What You Need to Know about Equine Parasites
Parasites. The word sends chills down your spine, doesn’t it?
No one likes to think about worms taking up residence inside their horse, but the fact of the matter is that they do. For many years, the goal has been to completely eradicate them in our horses, which has ultimately led to widespread dewormer resistance. Essentially, the worms have learned to adapt and many have become immune to certain chemical dewormers. It’s enough to make a horse owner want to panic.
But what if I told you that parasites aren’t necessarily the enemy? You might think I’m crazy, but hear me out–a few worms aren’t going to cause a problem for your horse. In fact, studies have shown that wild horses are also affected by parasites, but the levels rarely reach a high enough number to create serious health issues. The real enemy is abnormally high levels of parasites, which are created by confinement.
Horses in confined spaces are prone to parasite buildup simply because they are grazing or eating around manure where parasite eggs have been shed. Re-infestation occurs and if no intervention is made, the numbers will increase. Not surprisingly, a large worm burden can negatively affect your horse’s health.
Our goal should not be to completely eradicate parasites, but maintain a low level of infestation.
For a number of years, it was recommended that horse owners rotate the class of dewormer and administer every three months, and being the conscientious horse owner I am, this is what I did religiously for years. Now, researchers know this method is not only ineffective but further expanding the problem of parasite resistance. If you’re still blindly giving a chemical dewormer every few months, please stop!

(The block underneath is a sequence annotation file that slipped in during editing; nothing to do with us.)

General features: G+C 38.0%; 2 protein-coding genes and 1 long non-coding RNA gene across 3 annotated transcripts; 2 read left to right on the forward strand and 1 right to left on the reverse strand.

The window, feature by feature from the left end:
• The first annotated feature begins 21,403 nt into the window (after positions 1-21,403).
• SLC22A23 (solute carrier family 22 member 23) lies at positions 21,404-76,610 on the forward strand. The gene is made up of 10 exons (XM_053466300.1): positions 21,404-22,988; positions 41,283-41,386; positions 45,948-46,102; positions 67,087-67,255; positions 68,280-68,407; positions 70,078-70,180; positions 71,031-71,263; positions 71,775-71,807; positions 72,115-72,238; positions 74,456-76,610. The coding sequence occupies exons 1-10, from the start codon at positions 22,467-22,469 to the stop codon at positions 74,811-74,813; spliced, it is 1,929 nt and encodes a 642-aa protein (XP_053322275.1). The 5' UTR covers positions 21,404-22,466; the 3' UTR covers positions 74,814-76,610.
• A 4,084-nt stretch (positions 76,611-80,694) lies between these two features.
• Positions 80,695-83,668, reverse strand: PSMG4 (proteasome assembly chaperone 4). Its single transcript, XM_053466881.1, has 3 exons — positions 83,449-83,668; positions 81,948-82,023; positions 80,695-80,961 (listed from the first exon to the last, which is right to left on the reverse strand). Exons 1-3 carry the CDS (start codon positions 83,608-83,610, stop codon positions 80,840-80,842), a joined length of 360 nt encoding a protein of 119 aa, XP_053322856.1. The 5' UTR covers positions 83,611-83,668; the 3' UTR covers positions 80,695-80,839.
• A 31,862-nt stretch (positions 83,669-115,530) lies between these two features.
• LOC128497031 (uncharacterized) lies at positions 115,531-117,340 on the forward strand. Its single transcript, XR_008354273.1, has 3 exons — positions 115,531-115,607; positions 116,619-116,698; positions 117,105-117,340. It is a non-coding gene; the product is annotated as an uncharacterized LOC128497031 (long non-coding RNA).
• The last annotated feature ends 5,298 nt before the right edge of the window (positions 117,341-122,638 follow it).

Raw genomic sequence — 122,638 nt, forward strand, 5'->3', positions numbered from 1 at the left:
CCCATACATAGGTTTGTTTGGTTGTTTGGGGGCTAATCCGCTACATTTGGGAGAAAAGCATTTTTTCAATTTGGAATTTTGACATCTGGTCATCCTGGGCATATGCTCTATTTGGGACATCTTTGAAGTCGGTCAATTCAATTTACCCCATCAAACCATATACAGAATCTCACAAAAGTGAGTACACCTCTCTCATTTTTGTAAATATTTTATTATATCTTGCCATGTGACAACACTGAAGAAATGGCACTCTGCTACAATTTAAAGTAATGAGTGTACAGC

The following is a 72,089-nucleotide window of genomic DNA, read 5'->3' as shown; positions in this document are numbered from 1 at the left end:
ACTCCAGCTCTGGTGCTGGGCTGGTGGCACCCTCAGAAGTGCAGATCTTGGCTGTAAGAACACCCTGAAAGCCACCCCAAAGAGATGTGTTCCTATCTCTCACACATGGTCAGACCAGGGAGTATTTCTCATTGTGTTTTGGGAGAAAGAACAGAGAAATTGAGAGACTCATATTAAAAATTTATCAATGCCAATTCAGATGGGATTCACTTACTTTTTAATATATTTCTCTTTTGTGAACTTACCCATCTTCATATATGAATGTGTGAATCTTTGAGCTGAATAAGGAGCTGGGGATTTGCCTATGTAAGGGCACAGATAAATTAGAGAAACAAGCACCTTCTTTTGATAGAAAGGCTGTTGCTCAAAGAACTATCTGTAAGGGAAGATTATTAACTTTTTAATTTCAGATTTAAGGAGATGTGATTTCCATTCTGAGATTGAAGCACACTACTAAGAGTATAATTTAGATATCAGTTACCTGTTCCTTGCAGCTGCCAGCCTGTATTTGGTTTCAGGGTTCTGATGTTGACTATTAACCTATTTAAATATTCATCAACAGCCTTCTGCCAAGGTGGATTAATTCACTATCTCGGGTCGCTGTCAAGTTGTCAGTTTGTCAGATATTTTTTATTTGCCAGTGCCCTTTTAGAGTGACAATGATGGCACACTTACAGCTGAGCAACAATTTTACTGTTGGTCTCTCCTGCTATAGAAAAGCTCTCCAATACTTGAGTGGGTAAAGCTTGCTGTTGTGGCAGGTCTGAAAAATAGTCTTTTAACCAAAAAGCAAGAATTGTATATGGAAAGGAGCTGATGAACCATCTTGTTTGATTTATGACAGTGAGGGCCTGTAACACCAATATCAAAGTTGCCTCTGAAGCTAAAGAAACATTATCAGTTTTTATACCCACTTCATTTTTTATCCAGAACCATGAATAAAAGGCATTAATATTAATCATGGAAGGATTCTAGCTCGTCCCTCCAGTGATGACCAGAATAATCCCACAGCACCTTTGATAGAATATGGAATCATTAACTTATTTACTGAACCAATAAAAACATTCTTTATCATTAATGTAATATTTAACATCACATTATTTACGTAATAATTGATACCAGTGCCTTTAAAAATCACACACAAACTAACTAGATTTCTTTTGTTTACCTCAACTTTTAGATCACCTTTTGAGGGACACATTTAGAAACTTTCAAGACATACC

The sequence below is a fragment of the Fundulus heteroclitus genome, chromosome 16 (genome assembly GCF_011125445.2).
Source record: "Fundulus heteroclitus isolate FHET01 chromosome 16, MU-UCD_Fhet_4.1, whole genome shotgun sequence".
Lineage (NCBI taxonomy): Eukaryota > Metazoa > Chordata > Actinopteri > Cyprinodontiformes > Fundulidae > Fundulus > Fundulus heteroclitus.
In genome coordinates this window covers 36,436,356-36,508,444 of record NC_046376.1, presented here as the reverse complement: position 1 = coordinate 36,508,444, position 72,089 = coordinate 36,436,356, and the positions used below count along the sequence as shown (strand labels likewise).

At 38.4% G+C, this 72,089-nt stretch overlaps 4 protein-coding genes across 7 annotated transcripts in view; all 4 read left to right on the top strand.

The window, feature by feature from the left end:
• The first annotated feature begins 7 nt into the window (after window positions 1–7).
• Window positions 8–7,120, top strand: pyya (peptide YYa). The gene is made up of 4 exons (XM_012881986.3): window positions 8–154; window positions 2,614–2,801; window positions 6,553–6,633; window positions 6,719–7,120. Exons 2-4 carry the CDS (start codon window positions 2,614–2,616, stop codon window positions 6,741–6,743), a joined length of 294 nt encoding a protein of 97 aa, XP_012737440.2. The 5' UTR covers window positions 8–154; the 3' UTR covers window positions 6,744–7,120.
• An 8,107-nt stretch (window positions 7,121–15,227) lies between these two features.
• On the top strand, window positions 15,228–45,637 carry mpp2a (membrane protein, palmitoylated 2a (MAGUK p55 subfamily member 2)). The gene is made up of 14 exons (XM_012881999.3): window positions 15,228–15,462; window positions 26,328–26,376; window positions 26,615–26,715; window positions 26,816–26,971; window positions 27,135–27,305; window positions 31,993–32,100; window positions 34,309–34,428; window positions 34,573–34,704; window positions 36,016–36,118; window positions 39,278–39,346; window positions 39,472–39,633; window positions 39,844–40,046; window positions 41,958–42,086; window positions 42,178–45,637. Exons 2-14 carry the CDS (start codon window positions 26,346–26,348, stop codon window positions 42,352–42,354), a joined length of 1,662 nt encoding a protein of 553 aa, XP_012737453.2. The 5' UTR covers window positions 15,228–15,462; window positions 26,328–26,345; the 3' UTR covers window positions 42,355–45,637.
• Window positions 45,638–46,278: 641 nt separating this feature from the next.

As this article from Holistic Horse so wisely states:
In nature, parasites do not like to kill their hosts as it deprives them of a place to live. When horses are confined and crowded with others of the same species, the intestinal immune system is stressed and parasites can become a life-threatening problem. However, current literature is emphasizing that parasites are seldom the cause of serious clinical disease except in extreme situations. It is not necessary to maintain a zero fecal egg count.
With that said, here are some important things to know about equine parasites:
Fecal Egg Counts
The most important thing we can do is use fecal egg counts (FEC’s). These can be done to determine if a dewormer is needed–and also to tell if your deworming methods are working. You can have your vet do the counts or you can even purchase a microscope and FEC kit and learn to do them yourself. This is what I’ve been doing for the past few years. In fact, I just did FEC’s on two of my horses earlier this week and found only one small strongyle egg in one sample and just a handful in the other. Both are considered very low counts. I will do them again further into spring when the grass is completely in.
But depending on what type of eggs, larva, or worms are present, FEC’s will help you determine your plan of action since different dewormers target different types of parasites.